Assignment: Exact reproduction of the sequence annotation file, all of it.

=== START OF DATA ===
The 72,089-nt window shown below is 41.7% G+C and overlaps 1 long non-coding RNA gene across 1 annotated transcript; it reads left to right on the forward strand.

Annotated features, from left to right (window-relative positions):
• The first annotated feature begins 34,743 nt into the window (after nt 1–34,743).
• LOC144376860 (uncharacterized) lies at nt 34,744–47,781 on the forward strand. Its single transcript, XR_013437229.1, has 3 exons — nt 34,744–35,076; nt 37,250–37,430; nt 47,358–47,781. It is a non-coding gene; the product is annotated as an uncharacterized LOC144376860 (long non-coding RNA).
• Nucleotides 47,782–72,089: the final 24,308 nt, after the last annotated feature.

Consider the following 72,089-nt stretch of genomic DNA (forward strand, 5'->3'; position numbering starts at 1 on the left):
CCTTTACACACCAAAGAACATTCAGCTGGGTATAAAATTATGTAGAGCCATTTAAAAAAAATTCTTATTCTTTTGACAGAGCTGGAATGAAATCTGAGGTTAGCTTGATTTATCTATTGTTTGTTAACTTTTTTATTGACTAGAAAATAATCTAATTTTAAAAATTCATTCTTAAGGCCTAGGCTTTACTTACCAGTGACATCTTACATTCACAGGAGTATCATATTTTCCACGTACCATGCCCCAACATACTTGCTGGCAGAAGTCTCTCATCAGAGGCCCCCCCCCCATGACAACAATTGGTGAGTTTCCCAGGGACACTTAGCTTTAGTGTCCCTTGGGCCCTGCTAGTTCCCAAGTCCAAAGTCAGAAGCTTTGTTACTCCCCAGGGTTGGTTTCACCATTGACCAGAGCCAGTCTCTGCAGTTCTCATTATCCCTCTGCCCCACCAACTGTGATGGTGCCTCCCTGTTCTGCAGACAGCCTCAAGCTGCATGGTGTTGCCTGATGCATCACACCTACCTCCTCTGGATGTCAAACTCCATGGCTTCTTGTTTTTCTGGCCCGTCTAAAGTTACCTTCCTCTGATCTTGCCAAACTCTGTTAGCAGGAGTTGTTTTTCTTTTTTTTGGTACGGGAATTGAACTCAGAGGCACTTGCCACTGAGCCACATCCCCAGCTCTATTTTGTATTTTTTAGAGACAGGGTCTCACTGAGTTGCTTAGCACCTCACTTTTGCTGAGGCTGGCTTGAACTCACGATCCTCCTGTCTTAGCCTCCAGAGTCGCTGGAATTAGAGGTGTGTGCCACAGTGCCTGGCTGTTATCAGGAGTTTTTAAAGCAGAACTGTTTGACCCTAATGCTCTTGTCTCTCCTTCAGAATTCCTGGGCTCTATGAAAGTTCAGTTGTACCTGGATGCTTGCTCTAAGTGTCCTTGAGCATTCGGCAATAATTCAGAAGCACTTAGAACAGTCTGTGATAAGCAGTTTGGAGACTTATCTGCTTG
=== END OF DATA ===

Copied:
The 72,089-nt window shown below is 41.7% G+C and overlaps 1 long non-coding RNA gene across 1 annotated transcript; it reads left to right on the forward strand.

Annotated features, from left to right (window-relative positions):
• The first annotated feature begins 34,743 nt into the window (after nt 1–34,743).
• LOC144376860 (uncharacterized) lies at nt 34,744–47,781 on the forward strand. Its single transcript, XR_013437229.1, has 3 exons — nt 34,744–35,076; nt 37,250–37,430; nt 47,358–47,781. It is a non-coding gene; the product is annotated as an uncharacterized LOC144376860 (long non-coding RNA).
• Nucleotides 47,782–72,089: the final 24,308 nt, after the last annotated feature.

Consider the following 72,089-nt stretch of genomic DNA (forward strand, 5'->3'; position numbering starts at 1 on the left):
CCTTTACACACCAAAGAACATTCAGCTGGGTATAAAATTATGTAGAGCCATTTAAAAAAAATTCTTATTCTTTTGACAGAGCTGGAATGAAATCTGAGGTTAGCTTGATTTATCTATTGTTTGTTAACTTTTTTATTGACTAGAAAATAATCTAATTTTAAAAATTCATTCTTAAGGCCTAGGCTTTACTTACCAGTGACATCTTACATTCACAGGAGTATCATATTTTCCACGTACCATGCCCCAACATACTTGCTGGCAGAAGTCTCTCATCAGAGGCCCCCCCCCCATGACAACAATTGGTGAGTTTCCCAGGGACACTTAGCTTTAGTGTCCCTTGGGCCCTGCTAGTTCCCAAGTCCAAAGTCAGAAGCTTTGTTACTCCCCAGGGTTGGTTTCACCATTGACCAGAGCCAGTCTCTGCAGTTCTCATTATCCCTCTGCCCCACCAACTGTGATGGTGCCTCCCTGTTCTGCAGACAGCCTCAAGCTGCATGGTGTTGCCTGATGCATCACACCTACCTCCTCTGGATGTCAAACTCCATGGCTTCTTGTTTTTCTGGCCCGTCTAAAGTTACCTTCCTCTGATCTTGCCAAACTCTGTTAGCAGGAGTTGTTTTTCTTTTTTTTGGTACGGGAATTGAACTCAGAGGCACTTGCCACTGAGCCACATCCCCAGCTCTATTTTGTATTTTTTAGAGACAGGGTCTCACTGAGTTGCTTAGCACCTCACTTTTGCTGAGGCTGGCTTGAACTCACGATCCTCCTGTCTTAGCCTCCAGAGTCGCTGGAATTAGAGGTGTGTGCCACAGTGCCTGGCTGTTATCAGGAGTTTTTAAAGCAGAACTGTTTGACCCTAATGCTCTTGTCTCTCCTTCAGAATTCCTGGGCTCTATGAAAGTTCAGTTGTACCTGGATGCTTGCTCTAAGTGTCCTTGAGCATTCGGCAATAATTCAGAAGCACTTAGAACAGTCTGTGATAAGCAGTTTGGAGACTTATCTGCTTG